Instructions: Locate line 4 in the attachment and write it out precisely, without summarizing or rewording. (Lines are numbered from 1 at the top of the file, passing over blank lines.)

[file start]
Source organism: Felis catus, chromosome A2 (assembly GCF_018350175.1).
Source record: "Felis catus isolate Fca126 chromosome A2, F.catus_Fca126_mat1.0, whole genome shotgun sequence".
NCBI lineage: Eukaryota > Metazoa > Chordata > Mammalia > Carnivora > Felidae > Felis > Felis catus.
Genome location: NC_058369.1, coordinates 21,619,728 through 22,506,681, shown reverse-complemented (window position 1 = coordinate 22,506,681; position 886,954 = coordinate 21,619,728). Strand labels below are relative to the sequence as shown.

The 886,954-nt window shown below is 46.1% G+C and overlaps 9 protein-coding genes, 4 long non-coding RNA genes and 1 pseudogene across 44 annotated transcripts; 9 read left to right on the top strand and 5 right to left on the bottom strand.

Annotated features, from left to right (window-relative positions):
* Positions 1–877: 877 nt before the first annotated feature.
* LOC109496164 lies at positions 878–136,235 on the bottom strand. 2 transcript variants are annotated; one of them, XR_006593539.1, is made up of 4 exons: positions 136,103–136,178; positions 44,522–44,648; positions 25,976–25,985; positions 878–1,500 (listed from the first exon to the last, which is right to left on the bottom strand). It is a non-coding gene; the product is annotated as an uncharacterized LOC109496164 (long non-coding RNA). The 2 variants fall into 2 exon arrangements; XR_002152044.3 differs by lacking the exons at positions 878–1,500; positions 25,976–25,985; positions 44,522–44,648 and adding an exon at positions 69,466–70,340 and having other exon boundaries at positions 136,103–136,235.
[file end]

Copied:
Genome location: NC_058369.1, coordinates 21,619,728 through 22,506,681, shown reverse-complemented (window position 1 = coordinate 22,506,681; position 886,954 = coordinate 21,619,728). Strand labels below are relative to the sequence as shown.